- change ups
The Proof Of Concept
"I didn't really have any clients that were all encompassing, so I thought, 'I'll just make one," he said of his six-month-old product launch, COOCOO Greetings.
A play on the creator's and parent company's name, COOCOO is Bird's first full-scale product launch. It is meant to demonstrate the creation of a brand, along with the lengthy development process of taking the product line(s) to market. The greeting cards intertwine with the 10-year-old firm's primary competency: graphic design.
There are three lines of cards. The first includes a corresponding set of basic greetings, U and I, which feature greetings such as "I Love U," "U Suck," "I Suck," and "U R Invited." A sticker set can also customize blank U and I cards with a variety of greetings.
The most popular line so far is a set of offbeat, event-driven cards. These apply campy messages such as "Congratulations on your new double-wide" for a house-warming, "Congratulations on your release from prison" for broken-heart mending, and the best-selling "Congratulations on your new minimum-wage job" for college graduation.
A third line features blank, all-purpose greeting cards with elaborate designs on the cover.
"They're supposed to appeal to somebody that has a little higher design aesthetic," Bird said of the three lines. "Someone that doesn't want a mainstream card or something that looks like a Hallmark card."
Soon, COOCOO will also showcase other Bird skills: Web design and e-commerce. Originally set to launch in November, the brand's site, www.coocoogreetings.com, should be active sometime this month.
"I'm going to develop it into a full-fledged business eventually," Bird said. "We're taking it slowly right now."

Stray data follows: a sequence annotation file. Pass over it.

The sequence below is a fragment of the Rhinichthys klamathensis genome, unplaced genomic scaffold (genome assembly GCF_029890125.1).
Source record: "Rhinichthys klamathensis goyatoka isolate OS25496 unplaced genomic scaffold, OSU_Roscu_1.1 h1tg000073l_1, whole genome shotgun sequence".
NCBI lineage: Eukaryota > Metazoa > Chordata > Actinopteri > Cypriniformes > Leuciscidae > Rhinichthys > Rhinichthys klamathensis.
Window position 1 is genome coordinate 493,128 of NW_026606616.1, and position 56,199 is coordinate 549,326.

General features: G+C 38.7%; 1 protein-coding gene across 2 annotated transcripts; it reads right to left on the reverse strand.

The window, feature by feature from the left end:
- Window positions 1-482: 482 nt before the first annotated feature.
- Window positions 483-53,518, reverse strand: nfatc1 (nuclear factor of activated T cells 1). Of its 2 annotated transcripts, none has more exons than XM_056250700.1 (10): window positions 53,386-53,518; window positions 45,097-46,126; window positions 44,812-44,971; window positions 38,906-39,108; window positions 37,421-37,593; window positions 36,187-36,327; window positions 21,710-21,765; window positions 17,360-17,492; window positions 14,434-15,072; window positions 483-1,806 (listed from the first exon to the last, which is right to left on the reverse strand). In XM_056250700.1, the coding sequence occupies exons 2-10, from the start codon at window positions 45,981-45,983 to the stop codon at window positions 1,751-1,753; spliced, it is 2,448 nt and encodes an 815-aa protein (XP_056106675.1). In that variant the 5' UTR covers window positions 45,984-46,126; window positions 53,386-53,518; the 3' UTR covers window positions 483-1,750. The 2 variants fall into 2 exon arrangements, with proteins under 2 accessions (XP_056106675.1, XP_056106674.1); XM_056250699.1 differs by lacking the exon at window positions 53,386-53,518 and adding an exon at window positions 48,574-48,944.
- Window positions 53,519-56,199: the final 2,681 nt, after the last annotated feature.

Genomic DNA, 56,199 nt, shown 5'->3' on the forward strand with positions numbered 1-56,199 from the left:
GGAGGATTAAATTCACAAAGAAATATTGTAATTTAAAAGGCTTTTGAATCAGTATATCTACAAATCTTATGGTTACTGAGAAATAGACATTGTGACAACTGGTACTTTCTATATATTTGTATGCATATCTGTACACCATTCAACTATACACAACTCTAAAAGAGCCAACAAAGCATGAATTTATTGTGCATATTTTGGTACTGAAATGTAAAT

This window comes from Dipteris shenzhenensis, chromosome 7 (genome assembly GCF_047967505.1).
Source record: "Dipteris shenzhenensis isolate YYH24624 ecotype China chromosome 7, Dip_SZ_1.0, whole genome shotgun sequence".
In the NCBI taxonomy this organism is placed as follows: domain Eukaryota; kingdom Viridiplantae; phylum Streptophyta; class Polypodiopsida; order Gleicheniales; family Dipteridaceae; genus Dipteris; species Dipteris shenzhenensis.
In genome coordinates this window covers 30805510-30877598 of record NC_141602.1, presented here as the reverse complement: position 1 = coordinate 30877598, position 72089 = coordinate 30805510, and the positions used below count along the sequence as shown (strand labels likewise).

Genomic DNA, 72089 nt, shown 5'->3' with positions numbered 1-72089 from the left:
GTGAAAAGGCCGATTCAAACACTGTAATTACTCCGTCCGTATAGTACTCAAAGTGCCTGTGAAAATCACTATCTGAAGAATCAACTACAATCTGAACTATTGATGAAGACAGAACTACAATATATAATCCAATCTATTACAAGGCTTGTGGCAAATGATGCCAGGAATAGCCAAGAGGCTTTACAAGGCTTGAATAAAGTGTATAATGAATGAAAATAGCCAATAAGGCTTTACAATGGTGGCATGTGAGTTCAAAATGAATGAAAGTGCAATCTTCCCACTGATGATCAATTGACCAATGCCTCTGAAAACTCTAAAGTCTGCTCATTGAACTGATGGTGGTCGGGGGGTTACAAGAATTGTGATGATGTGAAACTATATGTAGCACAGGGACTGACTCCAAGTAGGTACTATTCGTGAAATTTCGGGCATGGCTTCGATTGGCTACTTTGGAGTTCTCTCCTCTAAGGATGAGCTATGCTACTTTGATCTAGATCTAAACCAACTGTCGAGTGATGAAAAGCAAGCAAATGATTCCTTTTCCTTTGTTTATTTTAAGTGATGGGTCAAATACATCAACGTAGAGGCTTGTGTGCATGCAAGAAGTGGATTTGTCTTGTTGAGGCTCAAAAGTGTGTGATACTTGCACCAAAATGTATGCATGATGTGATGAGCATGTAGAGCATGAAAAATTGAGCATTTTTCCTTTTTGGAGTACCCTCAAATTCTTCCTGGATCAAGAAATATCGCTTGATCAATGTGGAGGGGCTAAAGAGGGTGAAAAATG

As his e-commerce channel illustrates, driving an end-to-end product launch — especially as a side venture — is more complicated than Bird expected.
"I know a lot about graphic design and a lot about printing, but I don't know much about wholesaling and retailing," he said. "As I'm developing these cards, I'm asking retailers for their opinions. It's almost like a laboratory experiment. I'm working toward a clear understanding of what specific steps are involved. I'll know all the touch points that a brand is going to come in contact with."
Such as, for instance, a shipping invoice. When orders first started to come in last fall, Bird discovered one of many details often taken for granted in the branding process — the packing list. As a graphic artist, he couldn't simply print up an invoice and send it along. He needed to create something that would represent his company, on the fly, in every detail.
There were other aspects of starting a retail business that weren't part of his detail-oriented branding campaign.
"I was a little overwhelmed," he said. "Things like setting up with Visa and MasterCard — all the little details that go into starting a business like this that I wouldn't have anticipated."
With the launch nearly complete, Bird has high hopes to expand COOCOO into a stand-alone business. He is excited for the brand as a creative vehicle, and for its potential to balance out the financial peaks and valleys of the graphic design business. In time, he intends to diversify the line to include other gift items, including clocks and lamps.
Following the e-commerce launch, Bird will begin a direct mail campaign to retailers throughout the
The cards are currently available in